"You always reminded me that I was worthwhile and that I was more capable than I thought."
Andy writes a letter to his friend, Lee, who died due to drugs in 2020.
Every day I look out my window and I can see where you lived. It reminds me of the carry-on we used to have trying to communicate through switching our lights on and off to see if we could see each other. This was never successful Lee.
I am thankful that I got to meet someone like you. You had a massive impact on my own recovery. You helped me to start doing drama and I’m still involved in it, even after more than 4 years. You always reminded me that I was worthwhile and that I was more capable than I thought.
I am still pissed off at you for not reaching out to me Lee, you always encouraged me to speak about my issues and you didn’t do this yourself. The thing is I am left not knowing is if it would have made a difference.
Your death has left me with life saving reminders that if you do not check in with others or let people know what is going on for you, that there is the possibility of relapse and or death. That if you have a talent, explore and engage as much as possible with this. I remind myself of this daily Lee, so thank you for this. I just wish you did not have to die for me to learn this.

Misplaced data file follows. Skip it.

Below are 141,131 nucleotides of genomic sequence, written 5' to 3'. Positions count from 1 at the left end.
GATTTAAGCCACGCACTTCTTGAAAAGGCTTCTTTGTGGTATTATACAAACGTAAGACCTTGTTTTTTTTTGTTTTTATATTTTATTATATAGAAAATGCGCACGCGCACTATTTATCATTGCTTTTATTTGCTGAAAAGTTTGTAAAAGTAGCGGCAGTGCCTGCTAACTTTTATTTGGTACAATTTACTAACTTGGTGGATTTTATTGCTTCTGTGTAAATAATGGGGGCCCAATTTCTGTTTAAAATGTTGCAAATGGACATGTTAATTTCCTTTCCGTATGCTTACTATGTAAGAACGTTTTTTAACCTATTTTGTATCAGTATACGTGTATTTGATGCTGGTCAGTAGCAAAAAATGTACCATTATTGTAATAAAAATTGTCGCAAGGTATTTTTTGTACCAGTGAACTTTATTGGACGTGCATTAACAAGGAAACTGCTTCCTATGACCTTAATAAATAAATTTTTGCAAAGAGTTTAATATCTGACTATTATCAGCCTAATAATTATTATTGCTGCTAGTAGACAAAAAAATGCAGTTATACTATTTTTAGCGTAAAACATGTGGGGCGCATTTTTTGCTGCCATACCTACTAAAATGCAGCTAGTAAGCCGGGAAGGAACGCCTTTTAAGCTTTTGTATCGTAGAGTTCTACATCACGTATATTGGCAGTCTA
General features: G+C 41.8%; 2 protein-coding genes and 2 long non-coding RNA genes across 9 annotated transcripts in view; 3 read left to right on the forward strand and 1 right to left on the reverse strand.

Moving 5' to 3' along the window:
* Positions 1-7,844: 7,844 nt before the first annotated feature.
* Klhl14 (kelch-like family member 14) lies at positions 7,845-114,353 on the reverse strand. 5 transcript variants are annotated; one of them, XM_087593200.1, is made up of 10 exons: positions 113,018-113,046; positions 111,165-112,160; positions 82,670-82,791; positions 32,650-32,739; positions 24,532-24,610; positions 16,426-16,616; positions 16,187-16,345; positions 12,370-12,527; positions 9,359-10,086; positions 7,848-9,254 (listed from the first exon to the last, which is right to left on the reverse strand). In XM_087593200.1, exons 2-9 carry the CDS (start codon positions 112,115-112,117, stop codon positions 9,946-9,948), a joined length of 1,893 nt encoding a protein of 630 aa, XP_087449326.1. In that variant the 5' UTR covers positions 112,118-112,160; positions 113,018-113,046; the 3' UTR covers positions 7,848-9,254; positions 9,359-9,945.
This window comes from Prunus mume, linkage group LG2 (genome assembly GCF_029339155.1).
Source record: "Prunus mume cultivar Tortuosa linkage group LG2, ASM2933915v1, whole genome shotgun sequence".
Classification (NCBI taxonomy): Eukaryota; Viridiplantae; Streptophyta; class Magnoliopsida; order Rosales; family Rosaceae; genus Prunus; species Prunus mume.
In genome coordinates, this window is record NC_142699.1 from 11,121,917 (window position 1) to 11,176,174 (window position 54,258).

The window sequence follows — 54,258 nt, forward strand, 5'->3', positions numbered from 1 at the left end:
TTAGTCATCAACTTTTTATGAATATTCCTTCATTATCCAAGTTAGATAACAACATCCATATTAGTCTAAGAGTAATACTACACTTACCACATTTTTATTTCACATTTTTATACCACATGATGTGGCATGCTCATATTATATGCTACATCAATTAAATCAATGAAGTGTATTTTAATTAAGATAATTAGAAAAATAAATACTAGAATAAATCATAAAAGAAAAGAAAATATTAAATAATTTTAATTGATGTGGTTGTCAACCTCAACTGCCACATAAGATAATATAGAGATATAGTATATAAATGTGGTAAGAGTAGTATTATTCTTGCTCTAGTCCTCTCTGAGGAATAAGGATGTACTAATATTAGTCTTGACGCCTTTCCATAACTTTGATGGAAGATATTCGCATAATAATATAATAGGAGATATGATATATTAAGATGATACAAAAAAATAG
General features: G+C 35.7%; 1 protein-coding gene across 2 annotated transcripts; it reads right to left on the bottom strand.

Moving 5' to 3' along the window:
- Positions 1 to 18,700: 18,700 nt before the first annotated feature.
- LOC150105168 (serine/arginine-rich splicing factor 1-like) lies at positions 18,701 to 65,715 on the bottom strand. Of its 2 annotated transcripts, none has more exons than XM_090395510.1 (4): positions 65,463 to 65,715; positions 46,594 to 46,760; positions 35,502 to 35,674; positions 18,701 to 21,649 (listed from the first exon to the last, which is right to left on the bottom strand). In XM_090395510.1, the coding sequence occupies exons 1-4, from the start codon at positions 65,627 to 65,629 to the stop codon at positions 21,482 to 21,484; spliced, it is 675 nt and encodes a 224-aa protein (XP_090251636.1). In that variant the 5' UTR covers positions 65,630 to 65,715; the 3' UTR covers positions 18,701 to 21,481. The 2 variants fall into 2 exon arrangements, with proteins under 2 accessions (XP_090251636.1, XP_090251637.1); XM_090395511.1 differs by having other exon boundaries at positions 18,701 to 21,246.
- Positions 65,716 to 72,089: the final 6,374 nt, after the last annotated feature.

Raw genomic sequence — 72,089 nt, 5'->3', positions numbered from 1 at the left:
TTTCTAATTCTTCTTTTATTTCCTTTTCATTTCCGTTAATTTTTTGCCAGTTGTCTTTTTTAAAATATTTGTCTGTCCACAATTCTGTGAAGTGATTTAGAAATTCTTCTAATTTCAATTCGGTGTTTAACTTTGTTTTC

You are not a number or statistic
You are a son, brother, friend.
You were so talented.
And you are still in my thoughts daily
I miss you Lee.
Lee's death was preventable.
Andy's story shows the devastating impact the loss of a life to alcohol or drugs has on the family and friends left behind.
We have the power to create change, especially when we come together to take action. You can support this work by agreeing to the "See Beyond" pledge below.
“I pledge to be respectful and compassionate towards those affected by substance use, including the families and friends of those who have died from alcohol or drugs.
I will show respect by using kind and non-judgmental language about those affected by alcohol or drugs.
I will show compassion by reaching out to someone who has lost a loved one to alcohol or drugs and asking them how they are doing today.”
Thank you for making a difference.
We have compiled some resources to provide support to people who are affected by someone’s drug/alcohol use as well as those impacted by the death of a loved one due to drugs/alcohol.